My mare came off the track and some days she needs her chain. It just needs to be there. I don’t actually put pressure on it. Same with her rope halter. I don’t always apply pressure. So yes palm beach has a point about more training and yes you can get to a point where you are “leading with words.”

                  My mare can be a hot mess after minimal turnout. However with her chain or rope halter she stays next to me and never jumps into me, or tries to drag me around. She will be a hot mess right next to me at my pace.

                  Comment


                  • #10
                    A chain wrapped in the correct manner around the noseband of the halter is not "harsh" unless the handler makes it harsh. It is a tool that is used lightly and softly, or not at all if it is not needed. But if your horse has a history of needing it every now and again to keep his attention and keep him and you safe, it is best to have it on him when you handle him. You don't get any "kudos" for taking it off him, it won't make him love you more if you take it off. IMO, using a chain shank is a much more precise tool than a rope halter is. And I have used both.
                    www.cordovafarm.weebly.com

                    Comment


                    • #11
                      I admit, I'm confused as to why you want to get rid of the chain. It's only harsh if you use it harshly. Sounds to me like what you are doing is working fine, so why would you change things up? Are you embarrassed by how it looks to others that you lead your horse with a chain? Maybe people like Palm Beach who may insinuate that your training and handling are poor if you need to use a chain? I must be the worst because I don't hesitate to use a chain shank if a horse needs it. Sure, I'd love it if every horse arrived to me calm and leading like an experienced show horse. But IRL safety, security, and maintaining proper control take precedence to me over appearances. Again, it sounds to me like you are doing a fine job. Continue to use the chain, continue to work on manners.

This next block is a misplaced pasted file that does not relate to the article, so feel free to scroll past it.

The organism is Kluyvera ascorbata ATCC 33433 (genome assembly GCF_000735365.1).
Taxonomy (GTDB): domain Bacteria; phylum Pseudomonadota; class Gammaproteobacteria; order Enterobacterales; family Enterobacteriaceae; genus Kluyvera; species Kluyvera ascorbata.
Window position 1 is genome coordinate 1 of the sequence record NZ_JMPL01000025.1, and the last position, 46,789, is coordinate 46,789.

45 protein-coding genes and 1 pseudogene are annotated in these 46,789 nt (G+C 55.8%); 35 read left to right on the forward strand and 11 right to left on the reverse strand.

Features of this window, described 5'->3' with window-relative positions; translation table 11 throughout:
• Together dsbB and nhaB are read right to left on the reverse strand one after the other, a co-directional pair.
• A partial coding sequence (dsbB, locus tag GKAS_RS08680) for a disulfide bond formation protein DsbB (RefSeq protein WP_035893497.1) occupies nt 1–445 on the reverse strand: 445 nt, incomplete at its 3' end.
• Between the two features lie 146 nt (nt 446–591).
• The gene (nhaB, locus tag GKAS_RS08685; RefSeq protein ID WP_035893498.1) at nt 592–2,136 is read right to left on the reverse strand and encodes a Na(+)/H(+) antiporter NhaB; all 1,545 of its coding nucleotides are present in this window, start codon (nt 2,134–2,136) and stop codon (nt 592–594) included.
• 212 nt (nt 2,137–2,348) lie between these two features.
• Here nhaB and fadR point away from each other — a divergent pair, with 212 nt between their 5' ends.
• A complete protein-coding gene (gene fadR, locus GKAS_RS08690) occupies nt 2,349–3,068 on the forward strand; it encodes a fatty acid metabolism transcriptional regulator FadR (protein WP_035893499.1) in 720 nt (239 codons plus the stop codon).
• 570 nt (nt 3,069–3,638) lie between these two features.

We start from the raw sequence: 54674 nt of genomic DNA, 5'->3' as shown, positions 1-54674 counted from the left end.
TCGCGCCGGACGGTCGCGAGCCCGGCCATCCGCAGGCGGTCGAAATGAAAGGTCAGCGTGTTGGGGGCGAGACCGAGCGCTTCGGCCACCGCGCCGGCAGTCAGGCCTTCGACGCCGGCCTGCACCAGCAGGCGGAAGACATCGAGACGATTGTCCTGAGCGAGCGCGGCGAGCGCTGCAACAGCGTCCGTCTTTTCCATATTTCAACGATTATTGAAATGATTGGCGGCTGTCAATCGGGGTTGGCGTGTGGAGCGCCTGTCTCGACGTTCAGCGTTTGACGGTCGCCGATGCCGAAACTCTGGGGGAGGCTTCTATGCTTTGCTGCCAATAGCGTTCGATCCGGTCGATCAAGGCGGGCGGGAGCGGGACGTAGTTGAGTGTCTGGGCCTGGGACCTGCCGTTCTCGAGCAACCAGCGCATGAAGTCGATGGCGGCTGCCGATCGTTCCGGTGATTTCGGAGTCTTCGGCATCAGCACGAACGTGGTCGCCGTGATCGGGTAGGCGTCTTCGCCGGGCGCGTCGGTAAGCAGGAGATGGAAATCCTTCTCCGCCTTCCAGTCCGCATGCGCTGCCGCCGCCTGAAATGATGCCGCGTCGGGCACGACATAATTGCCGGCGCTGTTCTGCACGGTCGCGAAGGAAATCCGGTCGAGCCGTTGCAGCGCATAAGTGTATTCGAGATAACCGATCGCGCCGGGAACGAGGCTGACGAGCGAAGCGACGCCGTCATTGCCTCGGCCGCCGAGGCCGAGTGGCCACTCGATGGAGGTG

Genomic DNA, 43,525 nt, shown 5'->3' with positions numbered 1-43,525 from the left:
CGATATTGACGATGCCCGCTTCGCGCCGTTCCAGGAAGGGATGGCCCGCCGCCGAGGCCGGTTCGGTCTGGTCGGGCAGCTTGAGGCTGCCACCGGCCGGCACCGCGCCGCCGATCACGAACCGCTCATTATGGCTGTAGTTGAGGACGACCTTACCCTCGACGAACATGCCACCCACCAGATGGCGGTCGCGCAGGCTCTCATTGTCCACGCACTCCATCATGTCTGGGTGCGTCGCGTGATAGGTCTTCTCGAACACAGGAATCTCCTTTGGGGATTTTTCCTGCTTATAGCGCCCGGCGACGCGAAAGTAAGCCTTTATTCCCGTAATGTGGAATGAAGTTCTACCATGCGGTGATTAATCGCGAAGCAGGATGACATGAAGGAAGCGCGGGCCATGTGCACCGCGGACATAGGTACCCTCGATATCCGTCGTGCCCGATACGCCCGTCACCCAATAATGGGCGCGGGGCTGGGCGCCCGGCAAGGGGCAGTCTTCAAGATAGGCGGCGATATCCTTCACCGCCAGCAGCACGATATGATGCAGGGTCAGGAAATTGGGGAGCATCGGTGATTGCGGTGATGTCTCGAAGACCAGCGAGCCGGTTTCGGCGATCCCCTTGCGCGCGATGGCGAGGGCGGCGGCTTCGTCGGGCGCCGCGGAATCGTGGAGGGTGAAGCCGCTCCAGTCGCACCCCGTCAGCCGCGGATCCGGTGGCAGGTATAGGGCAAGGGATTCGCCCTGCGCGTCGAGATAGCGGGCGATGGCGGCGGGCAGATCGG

Comment


                      • #12
                        Ya just keep using the chain wrapped around the nose band of the halter, wrap the chain in vet wrap if you want. Yep it is the equine handling equivalent of a seat belt OR the "warning angry mother" tone mom's can use. When applied properly it causes NO discomfort to the horse when not in use or even when a quick a shank is given.

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                        • Original Poster

                          #13
                          Originally posted by Palm Beach View Post

                          It’s wonderful how calm and happy they become with a bit of good training, but I guess you would not understand.
                          🙄

                          Comment

                          • Original Poster

                            #14
                            Thank (almost) all of you for the thoughtful and helpful responses! Upon reflection I believe I’ll leave the chain on just in case. Definitely better to have it and not need it.

                            Comment


                            • #15
                              Originally posted by jonem004 View Post
                              Thank (almost) all of you for the thoughtful and helpful responses! Upon reflection I believe I’ll leave the chain on just in case. Definitely better to have it and not need it.
                              Palm Beach isn’t wrong. Keep training with the ground manners. A chain is a tool. What is it about it that you’d want to change it out if you are making good progress?

                              You roll your eyes at a poster yet she isn’t the one starting two threads on how to teach a horse to lead.
                              Last edited by Denali6298; May. 21, 2019, 07:16 PM.

                              Comment


                              • #16
                                Comments like Palm Beach's are often made by people who handle already trained, unspoiled horses all the time. I don't know Palm Beach personally and I don't know how his/her comment was intended, but I could think of probably 20 friends who would say something similar as they lead around their perfectly trained show horse that was selected for it's docile temper and has years of training (by someone else) under it's belt. Comments like that are NOT typically made by people in the trenches who are bravely dealing with imperfect, less finished equine specimens.